- French election goes close to what polls predicted
- Polling industry badly missed on elections in United States, UK
The struggles of political pollsters to accurately forecast the outcome of votes was a major theme of 2016.
Early indications of the first round of the French election show that may not be the case this time.
Official results are not yet available, but Harris exit polling indicates that centrist Emmanuel Macron is seen winning 24 percent of the first round vote, with far-right candidate Marine Le Pen projected to win 22 percent of the vote, setting them up for a May runoff.
An average of recent pre-election polls compiled by the Huffington Post forecast that those candidates would take roughly that percentage of the vote.
Speculation swirled that Le Pen, an anti-globalist candidate seen in the mold of U.S. President Donald Trump, could muster more support than polls indicated — just as Trump did in many key U.S. states during his own elections. If early indications from pollsters hold, that appears not to be the case, in the first round at least.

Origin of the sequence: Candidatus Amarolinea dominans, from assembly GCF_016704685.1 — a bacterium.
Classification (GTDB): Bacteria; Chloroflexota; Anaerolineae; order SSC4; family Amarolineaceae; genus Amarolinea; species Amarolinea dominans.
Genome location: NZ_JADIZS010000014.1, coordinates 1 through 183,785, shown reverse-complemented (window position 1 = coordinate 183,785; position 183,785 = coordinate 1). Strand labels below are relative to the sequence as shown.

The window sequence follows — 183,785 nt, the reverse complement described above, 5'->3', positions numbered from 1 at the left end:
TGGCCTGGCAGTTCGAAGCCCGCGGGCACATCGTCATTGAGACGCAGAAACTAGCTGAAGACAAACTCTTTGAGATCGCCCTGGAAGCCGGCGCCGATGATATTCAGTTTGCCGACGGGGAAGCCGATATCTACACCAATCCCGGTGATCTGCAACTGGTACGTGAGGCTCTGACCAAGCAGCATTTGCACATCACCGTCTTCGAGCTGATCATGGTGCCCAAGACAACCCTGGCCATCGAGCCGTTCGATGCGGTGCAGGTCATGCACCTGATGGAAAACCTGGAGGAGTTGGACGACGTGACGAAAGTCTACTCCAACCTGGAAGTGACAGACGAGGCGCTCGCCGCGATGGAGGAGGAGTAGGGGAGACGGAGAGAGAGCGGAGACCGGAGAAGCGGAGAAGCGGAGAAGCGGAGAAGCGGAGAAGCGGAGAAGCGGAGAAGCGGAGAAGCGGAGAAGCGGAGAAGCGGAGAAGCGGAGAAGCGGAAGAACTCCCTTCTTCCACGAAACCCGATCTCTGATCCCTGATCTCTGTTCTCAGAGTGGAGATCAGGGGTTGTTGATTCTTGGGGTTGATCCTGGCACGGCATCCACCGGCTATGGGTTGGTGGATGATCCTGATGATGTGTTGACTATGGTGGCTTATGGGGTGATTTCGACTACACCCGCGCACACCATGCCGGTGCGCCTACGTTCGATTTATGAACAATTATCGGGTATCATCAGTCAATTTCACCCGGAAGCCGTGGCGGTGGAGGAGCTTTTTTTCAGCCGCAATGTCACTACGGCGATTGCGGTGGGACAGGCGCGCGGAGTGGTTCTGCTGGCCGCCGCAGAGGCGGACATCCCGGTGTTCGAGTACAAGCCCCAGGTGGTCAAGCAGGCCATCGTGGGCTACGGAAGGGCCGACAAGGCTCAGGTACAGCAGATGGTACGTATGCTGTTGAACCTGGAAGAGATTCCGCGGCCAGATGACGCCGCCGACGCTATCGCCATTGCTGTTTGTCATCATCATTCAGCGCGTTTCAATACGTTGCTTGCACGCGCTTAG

Some saw the potential for echoes of 2016 in the French race. While national polls of November's U.S. presidential election were largely accurate — Trump's opponent Hillary Clinton won the popular vote — Trump outperformed pre-election polls in crucial states that put him over the top.
Last year, UK polls showed a slight preference toward continuing European Union membership among British voters as their referendum on whether to stay in the EU approached. But Britain ended up voting to leave the EU, a process that is ongoing.
Now Macron and Le Pen face off in a final round. Runoff polls of a potential matchup of Macron and Le Pen showed a significant advantage for Macron, according to FiveThirtyEight.
It remains to be seen how accurate the polling will prove to be after the runoff, which takes place on May 7.